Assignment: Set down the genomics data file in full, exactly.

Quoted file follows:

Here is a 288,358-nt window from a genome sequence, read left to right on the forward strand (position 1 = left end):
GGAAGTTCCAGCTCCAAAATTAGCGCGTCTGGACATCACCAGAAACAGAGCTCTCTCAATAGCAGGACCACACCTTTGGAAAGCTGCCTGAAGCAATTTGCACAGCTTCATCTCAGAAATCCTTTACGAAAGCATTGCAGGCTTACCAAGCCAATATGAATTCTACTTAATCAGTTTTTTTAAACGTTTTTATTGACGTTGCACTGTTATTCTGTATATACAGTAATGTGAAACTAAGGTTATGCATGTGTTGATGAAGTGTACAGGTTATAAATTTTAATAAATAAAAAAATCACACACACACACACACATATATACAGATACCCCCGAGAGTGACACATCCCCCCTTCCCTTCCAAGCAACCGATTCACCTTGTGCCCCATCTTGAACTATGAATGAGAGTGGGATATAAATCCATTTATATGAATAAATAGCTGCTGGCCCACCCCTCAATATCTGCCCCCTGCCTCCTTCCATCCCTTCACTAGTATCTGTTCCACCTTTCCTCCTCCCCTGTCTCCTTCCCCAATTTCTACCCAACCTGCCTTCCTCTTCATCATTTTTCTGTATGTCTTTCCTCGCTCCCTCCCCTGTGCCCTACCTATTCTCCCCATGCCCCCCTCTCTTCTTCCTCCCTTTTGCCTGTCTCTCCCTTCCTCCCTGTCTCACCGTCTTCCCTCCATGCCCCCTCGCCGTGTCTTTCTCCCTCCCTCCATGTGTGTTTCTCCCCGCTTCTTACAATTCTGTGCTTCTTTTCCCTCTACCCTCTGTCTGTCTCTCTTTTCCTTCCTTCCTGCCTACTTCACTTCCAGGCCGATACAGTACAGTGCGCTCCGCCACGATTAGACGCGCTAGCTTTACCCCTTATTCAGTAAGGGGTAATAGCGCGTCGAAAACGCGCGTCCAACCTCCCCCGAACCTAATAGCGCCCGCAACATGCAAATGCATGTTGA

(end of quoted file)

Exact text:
Here is a 288,358-nt window from a genome sequence, read left to right on the forward strand (position 1 = left end):
GGAAGTTCCAGCTCCAAAATTAGCGCGTCTGGACATCACCAGAAACAGAGCTCTCTCAATAGCAGGACCACACCTTTGGAAAGCTGCCTGAAGCAATTTGCACAGCTTCATCTCAGAAATCCTTTACGAAAGCATTGCAGGCTTACCAAGCCAATATGAATTCTACTTAATCAGTTTTTTTAAACGTTTTTATTGACGTTGCACTGTTATTCTGTATATACAGTAATGTGAAACTAAGGTTATGCATGTGTTGATGAAGTGTACAGGTTATAAATTTTAATAAATAAAAAAATCACACACACACACACACATATATACAGATACCCCCGAGAGTGACACATCCCCCCTTCCCTTCCAAGCAACCGATTCACCTTGTGCCCCATCTTGAACTATGAATGAGAGTGGGATATAAATCCATTTATATGAATAAATAGCTGCTGGCCCACCCCTCAATATCTGCCCCCTGCCTCCTTCCATCCCTTCACTAGTATCTGTTCCACCTTTCCTCCTCCCCTGTCTCCTTCCCCAATTTCTACCCAACCTGCCTTCCTCTTCATCATTTTTCTGTATGTCTTTCCTCGCTCCCTCCCCTGTGCCCTACCTATTCTCCCCATGCCCCCCTCTCTTCTTCCTCCCTTTTGCCTGTCTCTCCCTTCCTCCCTGTCTCACCGTCTTCCCTCCATGCCCCCTCGCCGTGTCTTTCTCCCTCCCTCCATGTGTGTTTCTCCCCGCTTCTTACAATTCTGTGCTTCTTTTCCCTCTACCCTCTGTCTGTCTCTCTTTTCCTTCCTTCCTGCCTACTTCACTTCCAGGCCGATACAGTACAGTGCGCTCCGCCACGATTAGACGCGCTAGCTTTACCCCTTATTCAGTAAGGGGTAATAGCGCGTCGAAAACGCGCGTCCAACCTCCCCCGAACCTAATAGCGCCCGCAACATGCAAATGCATGTTGA